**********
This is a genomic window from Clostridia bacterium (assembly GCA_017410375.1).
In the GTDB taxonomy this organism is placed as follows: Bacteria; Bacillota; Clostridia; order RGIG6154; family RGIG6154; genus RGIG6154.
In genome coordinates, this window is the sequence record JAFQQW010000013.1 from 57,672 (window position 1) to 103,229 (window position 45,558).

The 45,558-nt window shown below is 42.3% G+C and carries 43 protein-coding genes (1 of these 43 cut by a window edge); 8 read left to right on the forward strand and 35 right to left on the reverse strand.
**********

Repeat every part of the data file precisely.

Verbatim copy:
This is a genomic window from Clostridia bacterium (assembly GCA_017410375.1).
In the GTDB taxonomy this organism is placed as follows: Bacteria; Bacillota; Clostridia; order RGIG6154; family RGIG6154; genus RGIG6154.
In genome coordinates, this window is the sequence record JAFQQW010000013.1 from 57,672 (window position 1) to 103,229 (window position 45,558).

The 45,558-nt window shown below is 42.3% G+C and carries 43 protein-coding genes (1 of these 43 cut by a window edge); 8 read left to right on the forward strand and 35 right to left on the reverse strand.